When Brian Janous landed his first job at Microsoft as a data centre utility architect a decade ago, he recalls that it was not clear to him why the company would be thinking about energy as a strategic issue for the company. “In fact, I told the person that hired me this sounded like a ‘dead end’ job,” he laughs. “It turned out to be quite essential to our growth and success.”
Now, the computer company, synonymous with the rise of information technology in the 1980s, is one of the biggest corporate buyers of renewable energy in the US, with Mr Janous, its general manager of energy and renewables, at the helm.
This July, Microsoft unveiled its new ‘100/100/0’ initiative, which targets 100% renewable energy for its electricity consumption 100% of the time, in line with a similar announcement from Google last year.
Raising stakes to hourly matching
Since its first climate commitment to carbon neutrality back in 2012, Microsoft has consistently raised the stakes, targeting 100% renewable energy on an annual basis in 2020. In 2019, it partnered with energy company Vattenfall to pilot the world’s first hourly renewables matching scheme in Sweden.
“Our vision has always been about the decarbonisation of the electric grid. Electricity is a hugely important part of our business,” Mr Janous tells fDi.
The latest announcement means that Microsoft plans to reduce the carbon intensity of any grid it operates on by purchasing zero-carbon energy on an hourly basis. Rather than purchasing green certificates on an annual basis, which can help conceal a company’s consumption of carbon-based energy on the electric grid, Microsoft aims to match its energy consumption with clean energy at every hour of the day. By monitoring this hourly, rather than annually, Microsoft gives itself little room to hide from scrutiny over its true carbon footprint.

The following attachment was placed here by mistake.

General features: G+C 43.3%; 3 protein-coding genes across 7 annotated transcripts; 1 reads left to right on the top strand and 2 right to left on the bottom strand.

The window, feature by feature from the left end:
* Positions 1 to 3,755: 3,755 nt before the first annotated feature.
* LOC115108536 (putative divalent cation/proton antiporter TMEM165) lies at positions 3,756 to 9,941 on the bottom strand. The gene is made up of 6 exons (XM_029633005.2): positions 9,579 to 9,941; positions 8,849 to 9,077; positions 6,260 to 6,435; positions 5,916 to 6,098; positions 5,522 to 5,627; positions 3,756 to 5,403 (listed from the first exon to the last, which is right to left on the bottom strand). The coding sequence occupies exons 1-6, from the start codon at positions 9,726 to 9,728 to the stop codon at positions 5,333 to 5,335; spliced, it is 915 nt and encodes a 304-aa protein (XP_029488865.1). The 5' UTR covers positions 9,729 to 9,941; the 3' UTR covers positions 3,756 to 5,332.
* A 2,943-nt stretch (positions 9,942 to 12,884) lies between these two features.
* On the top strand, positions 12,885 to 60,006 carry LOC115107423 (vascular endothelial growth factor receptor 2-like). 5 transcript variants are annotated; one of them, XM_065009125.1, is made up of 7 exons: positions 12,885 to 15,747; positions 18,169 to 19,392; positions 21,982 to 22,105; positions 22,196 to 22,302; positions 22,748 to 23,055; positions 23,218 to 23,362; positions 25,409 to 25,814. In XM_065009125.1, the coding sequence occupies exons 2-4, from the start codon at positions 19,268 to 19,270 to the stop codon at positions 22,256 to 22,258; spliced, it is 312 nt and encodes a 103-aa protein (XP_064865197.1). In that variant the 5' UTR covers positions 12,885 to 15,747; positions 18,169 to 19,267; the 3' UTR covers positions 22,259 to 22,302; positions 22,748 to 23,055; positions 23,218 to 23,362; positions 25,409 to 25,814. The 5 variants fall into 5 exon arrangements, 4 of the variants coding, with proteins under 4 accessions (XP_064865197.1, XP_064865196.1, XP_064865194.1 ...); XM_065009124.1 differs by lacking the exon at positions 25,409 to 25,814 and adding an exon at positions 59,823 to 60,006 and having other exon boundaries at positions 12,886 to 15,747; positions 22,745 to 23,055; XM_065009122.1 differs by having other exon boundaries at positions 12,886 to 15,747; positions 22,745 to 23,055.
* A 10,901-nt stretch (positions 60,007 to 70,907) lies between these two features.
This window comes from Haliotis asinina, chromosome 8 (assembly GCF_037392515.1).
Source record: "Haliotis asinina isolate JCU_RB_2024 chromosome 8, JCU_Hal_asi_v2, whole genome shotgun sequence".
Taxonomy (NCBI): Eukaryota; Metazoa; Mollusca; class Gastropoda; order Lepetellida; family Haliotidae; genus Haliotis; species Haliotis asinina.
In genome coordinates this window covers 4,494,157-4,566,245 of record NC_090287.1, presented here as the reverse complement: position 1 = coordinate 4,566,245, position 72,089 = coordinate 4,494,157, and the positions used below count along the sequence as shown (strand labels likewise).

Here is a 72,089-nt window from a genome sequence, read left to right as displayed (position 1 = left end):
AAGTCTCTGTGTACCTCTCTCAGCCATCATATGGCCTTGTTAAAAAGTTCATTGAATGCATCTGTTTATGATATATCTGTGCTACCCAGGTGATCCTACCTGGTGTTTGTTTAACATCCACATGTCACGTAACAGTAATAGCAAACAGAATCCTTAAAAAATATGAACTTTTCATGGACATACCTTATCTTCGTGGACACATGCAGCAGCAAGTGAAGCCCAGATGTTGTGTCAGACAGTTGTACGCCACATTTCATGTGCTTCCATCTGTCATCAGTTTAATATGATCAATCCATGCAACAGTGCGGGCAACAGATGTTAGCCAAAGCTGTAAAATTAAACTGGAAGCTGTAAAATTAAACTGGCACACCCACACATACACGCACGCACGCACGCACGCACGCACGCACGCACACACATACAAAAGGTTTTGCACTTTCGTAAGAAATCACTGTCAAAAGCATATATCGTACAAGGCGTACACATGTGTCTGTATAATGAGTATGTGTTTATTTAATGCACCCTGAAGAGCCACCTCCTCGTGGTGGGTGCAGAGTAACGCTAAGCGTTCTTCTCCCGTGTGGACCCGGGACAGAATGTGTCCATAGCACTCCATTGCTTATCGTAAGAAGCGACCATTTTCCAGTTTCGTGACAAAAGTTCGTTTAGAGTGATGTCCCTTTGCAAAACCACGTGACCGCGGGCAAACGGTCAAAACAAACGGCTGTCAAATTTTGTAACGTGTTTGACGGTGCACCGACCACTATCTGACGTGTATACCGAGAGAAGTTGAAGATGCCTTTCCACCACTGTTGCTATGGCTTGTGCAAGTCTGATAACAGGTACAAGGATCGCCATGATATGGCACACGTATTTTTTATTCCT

Over the course of 2020, Microsoft signed new purchase agreements for roughly 5.8GW of renewable energy across nine countries, including Denmark, Sweden, Spain, the UK and Ireland, bringing its contracted and operational renewable energy projects to 7.8GW* globally.
With $50bn of its revenue is driven by cloud-based technologies, housed in data centres, the company’s raw material has become electricity, prompting Mr Janous to compare the buildout of cloud infrastructure over the past decade to the construction of electric grids some 100 years ago.
Much like there is a raw material that goes into a power plant that is then distributed as a more useful form of energy, he says, Microsoft takes that refined energy and ‘refines’ it again, distributing it as data.
The next decade
“The problem that we had to solve in the past decade was just scaling [wind and solar energy],” Mr Janous explains. “Now, as we start to get higher levels of penetration of these intermittent resources, we’re going to have to be a lot more intelligent about where we’re putting them.”
Microsoft has committed to a $1bn climate innovation fund, through which it invests into climate technology start-ups. It also sits on the Hydrogen Council, a global chief executive-led initiative set on developing the hydrogen economy.
“As we go through this decade, there’ll be more clarity as to what problem [hydrogen] is best suited to solve, because, like a Swiss army knife, it can do everything, but not anything particularly well,” he quips, referring to its projected use for as an energy solution for diverse challenges, from storage to long-distance shipping.
Mr Janous looks back at his time at the company and considers Microsoft to have been on a “steady march of awareness” to setting bold zero-carbon targets, spanning the purchase of electricity to decarbonising its supply chains.
“2030 is still nine years away, but when you think of the enormity of the task [of 100/100/0], it’s actually quite close,” he says. “If we don’t have a really clear plan in the next few years, it’s going to be really hard to achieve that goal.”
This article first appeared in the August/September print edition of fDi Intelligence. View a digital edition of the magazine here.
*This article has been amended to reflect the company's total renewable energy procurements.